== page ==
Jonah Lehrer is a science writer who at age 30 is at the top of his game. He has written three books, two of them bestsellers, his articles and columns run in the country’s best newspapers and magazines, and he has parlayed his publishing success into online celebrity and star billing on the speaking circuit.
But two weeks ago, just after he moved from Wired magazine to the New Yorker, the most desirable billet in literary journalism, Lehrer got a sour dose of notoriety: He was drawn into a fierce dispute over, for lack of a better word, the originality of his work.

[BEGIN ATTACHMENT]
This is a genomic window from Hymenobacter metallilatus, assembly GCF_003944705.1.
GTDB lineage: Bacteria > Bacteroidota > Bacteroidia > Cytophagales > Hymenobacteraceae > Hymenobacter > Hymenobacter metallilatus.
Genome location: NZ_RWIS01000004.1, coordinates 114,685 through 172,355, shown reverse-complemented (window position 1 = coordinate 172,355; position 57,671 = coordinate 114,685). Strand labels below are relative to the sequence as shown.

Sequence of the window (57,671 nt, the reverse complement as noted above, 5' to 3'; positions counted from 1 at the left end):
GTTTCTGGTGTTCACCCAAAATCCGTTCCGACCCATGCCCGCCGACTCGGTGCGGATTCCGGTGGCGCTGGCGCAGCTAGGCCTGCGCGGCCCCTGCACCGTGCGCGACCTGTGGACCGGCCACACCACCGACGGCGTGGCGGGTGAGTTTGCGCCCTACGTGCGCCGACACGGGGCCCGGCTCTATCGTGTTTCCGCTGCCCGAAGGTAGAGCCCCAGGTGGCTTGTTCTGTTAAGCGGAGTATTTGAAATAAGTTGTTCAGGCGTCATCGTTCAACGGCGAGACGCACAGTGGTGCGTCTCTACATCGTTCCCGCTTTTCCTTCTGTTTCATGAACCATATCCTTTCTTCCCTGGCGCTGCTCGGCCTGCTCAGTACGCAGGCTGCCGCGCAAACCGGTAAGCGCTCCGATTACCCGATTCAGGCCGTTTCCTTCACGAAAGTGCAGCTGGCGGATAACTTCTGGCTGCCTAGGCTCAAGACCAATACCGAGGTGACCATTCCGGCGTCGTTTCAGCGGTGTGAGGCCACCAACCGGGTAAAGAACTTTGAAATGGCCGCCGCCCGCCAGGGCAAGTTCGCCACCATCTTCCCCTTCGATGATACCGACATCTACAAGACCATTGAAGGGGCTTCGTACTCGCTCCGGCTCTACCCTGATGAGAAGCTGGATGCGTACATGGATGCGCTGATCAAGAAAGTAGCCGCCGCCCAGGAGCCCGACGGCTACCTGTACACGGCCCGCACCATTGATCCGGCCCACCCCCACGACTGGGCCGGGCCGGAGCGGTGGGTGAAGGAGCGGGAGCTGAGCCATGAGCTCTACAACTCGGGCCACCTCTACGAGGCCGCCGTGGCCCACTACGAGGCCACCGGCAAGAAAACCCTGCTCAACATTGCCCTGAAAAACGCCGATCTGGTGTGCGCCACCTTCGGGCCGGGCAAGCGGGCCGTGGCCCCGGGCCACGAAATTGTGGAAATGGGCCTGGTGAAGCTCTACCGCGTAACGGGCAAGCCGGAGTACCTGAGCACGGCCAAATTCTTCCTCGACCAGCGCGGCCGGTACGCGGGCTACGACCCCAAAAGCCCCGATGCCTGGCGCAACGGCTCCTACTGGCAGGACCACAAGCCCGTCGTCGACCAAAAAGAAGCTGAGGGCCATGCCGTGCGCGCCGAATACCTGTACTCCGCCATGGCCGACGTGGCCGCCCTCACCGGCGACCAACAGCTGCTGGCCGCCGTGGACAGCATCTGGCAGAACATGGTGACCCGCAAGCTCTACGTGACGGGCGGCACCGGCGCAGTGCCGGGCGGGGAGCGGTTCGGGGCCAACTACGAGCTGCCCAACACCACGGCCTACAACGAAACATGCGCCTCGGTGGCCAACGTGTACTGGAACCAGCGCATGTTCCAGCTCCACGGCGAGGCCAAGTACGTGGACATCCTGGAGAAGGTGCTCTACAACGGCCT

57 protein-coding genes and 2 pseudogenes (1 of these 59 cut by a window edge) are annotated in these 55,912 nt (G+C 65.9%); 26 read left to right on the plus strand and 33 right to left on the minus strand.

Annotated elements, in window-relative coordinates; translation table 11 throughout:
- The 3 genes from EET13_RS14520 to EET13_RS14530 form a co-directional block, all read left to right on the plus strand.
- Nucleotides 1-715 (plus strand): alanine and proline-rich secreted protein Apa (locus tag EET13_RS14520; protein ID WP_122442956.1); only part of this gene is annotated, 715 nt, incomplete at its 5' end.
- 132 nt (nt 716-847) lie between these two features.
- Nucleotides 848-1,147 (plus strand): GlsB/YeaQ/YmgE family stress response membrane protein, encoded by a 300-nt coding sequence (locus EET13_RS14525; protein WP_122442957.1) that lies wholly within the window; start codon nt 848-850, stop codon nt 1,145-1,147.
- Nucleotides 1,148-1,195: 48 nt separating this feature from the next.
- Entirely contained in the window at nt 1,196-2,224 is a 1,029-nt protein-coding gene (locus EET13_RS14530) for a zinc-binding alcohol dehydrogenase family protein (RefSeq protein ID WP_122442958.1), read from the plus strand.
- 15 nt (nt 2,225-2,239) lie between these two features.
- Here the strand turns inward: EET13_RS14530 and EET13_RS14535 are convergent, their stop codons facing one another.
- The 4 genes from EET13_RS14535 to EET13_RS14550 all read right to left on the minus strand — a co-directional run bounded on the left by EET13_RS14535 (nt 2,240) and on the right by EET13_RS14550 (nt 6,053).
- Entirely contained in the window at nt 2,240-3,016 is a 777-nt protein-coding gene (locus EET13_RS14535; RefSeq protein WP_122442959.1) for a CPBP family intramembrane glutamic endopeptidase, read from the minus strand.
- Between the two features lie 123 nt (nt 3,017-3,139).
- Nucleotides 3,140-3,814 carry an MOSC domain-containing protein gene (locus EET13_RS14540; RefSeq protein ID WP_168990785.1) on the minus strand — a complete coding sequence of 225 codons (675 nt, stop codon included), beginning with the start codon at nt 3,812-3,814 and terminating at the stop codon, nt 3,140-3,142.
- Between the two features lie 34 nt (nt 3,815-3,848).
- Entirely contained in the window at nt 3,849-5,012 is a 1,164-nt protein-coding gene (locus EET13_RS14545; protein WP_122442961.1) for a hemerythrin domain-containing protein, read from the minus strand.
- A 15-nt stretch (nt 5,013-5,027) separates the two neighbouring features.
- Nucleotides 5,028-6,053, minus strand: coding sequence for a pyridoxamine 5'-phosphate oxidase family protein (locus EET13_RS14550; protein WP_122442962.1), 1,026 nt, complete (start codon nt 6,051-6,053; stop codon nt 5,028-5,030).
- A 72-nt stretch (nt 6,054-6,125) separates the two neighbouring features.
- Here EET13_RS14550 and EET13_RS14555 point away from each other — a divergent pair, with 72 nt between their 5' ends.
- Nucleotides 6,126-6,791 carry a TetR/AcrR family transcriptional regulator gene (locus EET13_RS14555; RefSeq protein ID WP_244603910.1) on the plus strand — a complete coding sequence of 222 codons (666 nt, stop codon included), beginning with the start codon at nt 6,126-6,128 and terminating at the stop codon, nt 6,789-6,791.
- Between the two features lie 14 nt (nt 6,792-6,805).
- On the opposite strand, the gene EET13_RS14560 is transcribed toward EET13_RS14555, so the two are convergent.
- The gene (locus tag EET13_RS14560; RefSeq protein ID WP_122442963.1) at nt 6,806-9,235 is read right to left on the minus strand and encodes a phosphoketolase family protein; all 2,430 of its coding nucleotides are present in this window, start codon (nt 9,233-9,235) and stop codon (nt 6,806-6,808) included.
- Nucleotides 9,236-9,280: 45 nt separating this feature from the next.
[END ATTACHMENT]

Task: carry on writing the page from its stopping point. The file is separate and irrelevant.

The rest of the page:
The originality of his ideas wasn’t the problem. After all, he’s a science writer, not a scientist. Like his New Yorker colleague, the fabulously successful Malcolm Gladwell, Lehrer’s shtick consists of breaking down and spelling out provocative insights from theoreticians and lab wizards. The ideas aren’t supposed to be his.
Nor was he accused of helping himself to other people’s words. Instead, what put the crosshairs on Lehrer was evidence that his current writings make excessive use of his own previous work.
The flap started when an anonymous tipster told Jim Romenesko, whose blog is closely followed by journalists, that Lehrer’s June 12 New Yorker Continue reading “What’s wrong with ‘plagiarizing’ your own work?”